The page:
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Bidding Behaviour in Multi-Unit Auctions: Three Essays

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Title: Bidding Behaviour in Multi-Unit Auctions: Three Essays
Author: Elskamp, Rebecca Catherine
Department: Department of Food, Agricultural and Resource Economics
Program: Food, Agriculture and Resource Economics
Advisor: Ker, Alan
Abstract: This thesis contains three essays on the topic of bidding behaviour in multi-unit auctions. The first essay develops and experimentally tests multi-unit auction theory to identify the effects of "scaling up" multi-unit auction environments on individual bidding behaviour. A uniquely tractable environment is developed that leads to the construction of uniform auctions of different scales, where the prediction is that risk neutral bidders' bids on the last unit they demand are independent of scale. Two main effects were observed in the experimental data. Regardless of scale, bidders were found to bid more aggressively than predicted by the theory. Secondly, small scale effects were observed, as bids were more aggressive in the small scale relative to the larger scale treatment. The theoretical consequences of risk aversion, joy of winning, and anticipated regret are analyzed to explain these deviations from predictions. The second essay provides empirical evidence on how economic agents converge to optimality. Learning direction theory is applied to bidding behaviour from the Ontario dairy quota auction, following a change in pricing rule from uniform to discriminatory. Two dimensions of bidding behaviour are examined at the individual bidder level, bid prices and number of price-quantity bid pairs. Adjustments in bidding behaviour are broadly consistent with the ex-post rationality. Experience acquired under the discriminatory pricing rule is found to have diminishing effects on adjustments made to bidding behaviour, consistent with bidders converging towards optimality. The third essay examines the effect of two simultaneous policy changes, implemented in the Ontario dairy quota auction, to determine whether these changes were successful in achieving performance goals. Results of a series of regression models indicate that these two policy changes had no effect on clearing prices. Rather, these two policy changes were found to significantly reduce revenue from quantity purchased, total quantity transferred and total quantity offered. The combination of a significant reduction in bid prices and individual quantity demanded, paralleled by an increase in individual quantity offered appears to have been the underlying mechanisms, in terms of individual bidding/offering behaviour, through which the these two policies failed to meet performance goals.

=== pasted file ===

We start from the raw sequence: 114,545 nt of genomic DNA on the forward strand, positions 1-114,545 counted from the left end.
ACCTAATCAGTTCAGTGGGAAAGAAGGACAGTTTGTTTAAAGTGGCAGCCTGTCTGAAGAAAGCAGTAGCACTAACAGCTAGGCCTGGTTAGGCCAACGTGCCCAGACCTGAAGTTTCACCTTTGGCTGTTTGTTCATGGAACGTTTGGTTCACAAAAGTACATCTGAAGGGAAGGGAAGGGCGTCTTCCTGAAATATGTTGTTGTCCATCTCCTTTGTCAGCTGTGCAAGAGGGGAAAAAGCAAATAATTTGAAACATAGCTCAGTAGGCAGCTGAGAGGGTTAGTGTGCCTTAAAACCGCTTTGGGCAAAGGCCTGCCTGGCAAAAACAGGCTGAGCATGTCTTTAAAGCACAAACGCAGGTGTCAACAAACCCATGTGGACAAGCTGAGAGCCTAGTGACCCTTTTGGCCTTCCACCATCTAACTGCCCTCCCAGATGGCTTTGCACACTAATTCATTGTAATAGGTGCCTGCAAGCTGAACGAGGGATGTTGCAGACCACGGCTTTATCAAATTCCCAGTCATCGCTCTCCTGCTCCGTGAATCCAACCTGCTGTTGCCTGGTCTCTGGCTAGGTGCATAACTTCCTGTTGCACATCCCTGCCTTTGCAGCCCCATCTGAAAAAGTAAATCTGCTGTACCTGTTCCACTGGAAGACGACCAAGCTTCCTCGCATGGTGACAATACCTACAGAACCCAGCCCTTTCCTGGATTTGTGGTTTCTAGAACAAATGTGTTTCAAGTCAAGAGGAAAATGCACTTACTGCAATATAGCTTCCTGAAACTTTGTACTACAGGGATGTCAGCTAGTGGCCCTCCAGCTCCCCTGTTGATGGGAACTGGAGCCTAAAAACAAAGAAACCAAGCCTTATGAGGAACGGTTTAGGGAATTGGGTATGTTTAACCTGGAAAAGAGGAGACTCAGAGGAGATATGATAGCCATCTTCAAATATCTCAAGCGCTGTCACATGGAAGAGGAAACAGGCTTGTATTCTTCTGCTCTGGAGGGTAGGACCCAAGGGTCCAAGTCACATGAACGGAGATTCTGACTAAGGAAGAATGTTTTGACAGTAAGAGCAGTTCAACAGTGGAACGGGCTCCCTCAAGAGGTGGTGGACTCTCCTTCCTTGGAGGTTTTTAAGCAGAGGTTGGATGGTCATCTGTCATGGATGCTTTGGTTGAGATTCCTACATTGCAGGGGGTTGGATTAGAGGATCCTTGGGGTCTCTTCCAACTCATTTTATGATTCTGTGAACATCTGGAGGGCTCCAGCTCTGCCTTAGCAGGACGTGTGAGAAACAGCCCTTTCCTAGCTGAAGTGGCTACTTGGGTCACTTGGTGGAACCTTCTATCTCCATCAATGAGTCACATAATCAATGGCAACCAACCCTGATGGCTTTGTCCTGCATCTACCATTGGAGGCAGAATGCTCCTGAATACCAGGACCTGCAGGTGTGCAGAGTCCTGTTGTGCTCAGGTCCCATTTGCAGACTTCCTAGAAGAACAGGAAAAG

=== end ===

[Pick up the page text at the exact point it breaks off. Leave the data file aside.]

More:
Date: 2016-12
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